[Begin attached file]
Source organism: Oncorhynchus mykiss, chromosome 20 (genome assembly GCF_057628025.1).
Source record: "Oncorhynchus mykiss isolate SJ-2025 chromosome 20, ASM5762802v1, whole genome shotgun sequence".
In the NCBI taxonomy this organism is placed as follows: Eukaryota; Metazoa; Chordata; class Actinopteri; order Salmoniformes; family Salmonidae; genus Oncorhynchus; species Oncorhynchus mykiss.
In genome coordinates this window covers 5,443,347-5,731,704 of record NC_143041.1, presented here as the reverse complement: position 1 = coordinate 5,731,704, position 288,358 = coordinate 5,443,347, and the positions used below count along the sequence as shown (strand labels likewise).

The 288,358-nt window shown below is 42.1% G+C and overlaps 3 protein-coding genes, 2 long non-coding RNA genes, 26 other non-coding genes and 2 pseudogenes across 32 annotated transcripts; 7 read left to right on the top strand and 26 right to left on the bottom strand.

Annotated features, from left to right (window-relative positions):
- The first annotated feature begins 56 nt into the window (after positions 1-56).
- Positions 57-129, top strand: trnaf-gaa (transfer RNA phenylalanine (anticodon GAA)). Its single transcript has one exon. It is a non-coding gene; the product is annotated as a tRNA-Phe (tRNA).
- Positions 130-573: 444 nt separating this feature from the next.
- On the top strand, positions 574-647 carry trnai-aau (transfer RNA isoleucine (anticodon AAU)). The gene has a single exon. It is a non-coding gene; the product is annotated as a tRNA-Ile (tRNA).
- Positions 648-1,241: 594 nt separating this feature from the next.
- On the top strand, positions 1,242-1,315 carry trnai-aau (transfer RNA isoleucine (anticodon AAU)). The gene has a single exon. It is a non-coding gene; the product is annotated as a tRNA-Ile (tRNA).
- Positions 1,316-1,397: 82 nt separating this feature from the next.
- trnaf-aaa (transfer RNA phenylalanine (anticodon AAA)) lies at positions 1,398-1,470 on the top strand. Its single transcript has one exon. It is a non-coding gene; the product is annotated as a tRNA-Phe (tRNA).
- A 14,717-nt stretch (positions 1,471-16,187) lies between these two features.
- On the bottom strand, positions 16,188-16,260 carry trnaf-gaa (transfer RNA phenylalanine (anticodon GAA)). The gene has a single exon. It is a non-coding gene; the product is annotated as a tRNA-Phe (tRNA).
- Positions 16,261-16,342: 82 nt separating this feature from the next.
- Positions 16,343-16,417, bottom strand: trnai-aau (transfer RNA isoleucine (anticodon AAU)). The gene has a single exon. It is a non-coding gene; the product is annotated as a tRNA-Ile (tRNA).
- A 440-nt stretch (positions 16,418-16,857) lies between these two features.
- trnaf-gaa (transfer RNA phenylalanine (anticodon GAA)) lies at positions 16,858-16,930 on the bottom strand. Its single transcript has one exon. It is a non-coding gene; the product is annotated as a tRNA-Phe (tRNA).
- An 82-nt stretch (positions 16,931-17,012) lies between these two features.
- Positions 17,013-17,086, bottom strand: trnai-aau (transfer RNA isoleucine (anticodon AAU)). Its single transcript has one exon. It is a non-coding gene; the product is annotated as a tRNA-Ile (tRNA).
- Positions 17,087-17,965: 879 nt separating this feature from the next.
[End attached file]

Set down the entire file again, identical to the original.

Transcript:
Source organism: Oncorhynchus mykiss, chromosome 20 (genome assembly GCF_057628025.1).
Source record: "Oncorhynchus mykiss isolate SJ-2025 chromosome 20, ASM5762802v1, whole genome shotgun sequence".
In the NCBI taxonomy this organism is placed as follows: Eukaryota; Metazoa; Chordata; class Actinopteri; order Salmoniformes; family Salmonidae; genus Oncorhynchus; species Oncorhynchus mykiss.
In genome coordinates this window covers 5,443,347-5,731,704 of record NC_143041.1, presented here as the reverse complement: position 1 = coordinate 5,731,704, position 288,358 = coordinate 5,443,347, and the positions used below count along the sequence as shown (strand labels likewise).

The 288,358-nt window shown below is 42.1% G+C and overlaps 3 protein-coding genes, 2 long non-coding RNA genes, 26 other non-coding genes and 2 pseudogenes across 32 annotated transcripts; 7 read left to right on the top strand and 26 right to left on the bottom strand.

Annotated features, from left to right (window-relative positions):
- The first annotated feature begins 56 nt into the window (after positions 1-56).
- Positions 57-129, top strand: trnaf-gaa (transfer RNA phenylalanine (anticodon GAA)). Its single transcript has one exon. It is a non-coding gene; the product is annotated as a tRNA-Phe (tRNA).
- Positions 130-573: 444 nt separating this feature from the next.
- On the top strand, positions 574-647 carry trnai-aau (transfer RNA isoleucine (anticodon AAU)). The gene has a single exon. It is a non-coding gene; the product is annotated as a tRNA-Ile (tRNA).
- Positions 648-1,241: 594 nt separating this feature from the next.
- On the top strand, positions 1,242-1,315 carry trnai-aau (transfer RNA isoleucine (anticodon AAU)). The gene has a single exon. It is a non-coding gene; the product is annotated as a tRNA-Ile (tRNA).
- Positions 1,316-1,397: 82 nt separating this feature from the next.
- trnaf-aaa (transfer RNA phenylalanine (anticodon AAA)) lies at positions 1,398-1,470 on the top strand. Its single transcript has one exon. It is a non-coding gene; the product is annotated as a tRNA-Phe (tRNA).
- A 14,717-nt stretch (positions 1,471-16,187) lies between these two features.
- On the bottom strand, positions 16,188-16,260 carry trnaf-gaa (transfer RNA phenylalanine (anticodon GAA)). The gene has a single exon. It is a non-coding gene; the product is annotated as a tRNA-Phe (tRNA).
- Positions 16,261-16,342: 82 nt separating this feature from the next.
- Positions 16,343-16,417, bottom strand: trnai-aau (transfer RNA isoleucine (anticodon AAU)). The gene has a single exon. It is a non-coding gene; the product is annotated as a tRNA-Ile (tRNA).
- A 440-nt stretch (positions 16,418-16,857) lies between these two features.
- trnaf-gaa (transfer RNA phenylalanine (anticodon GAA)) lies at positions 16,858-16,930 on the bottom strand. Its single transcript has one exon. It is a non-coding gene; the product is annotated as a tRNA-Phe (tRNA).
- An 82-nt stretch (positions 16,931-17,012) lies between these two features.
- Positions 17,013-17,086, bottom strand: trnai-aau (transfer RNA isoleucine (anticodon AAU)). Its single transcript has one exon. It is a non-coding gene; the product is annotated as a tRNA-Ile (tRNA).
- Positions 17,087-17,965: 879 nt separating this feature from the next.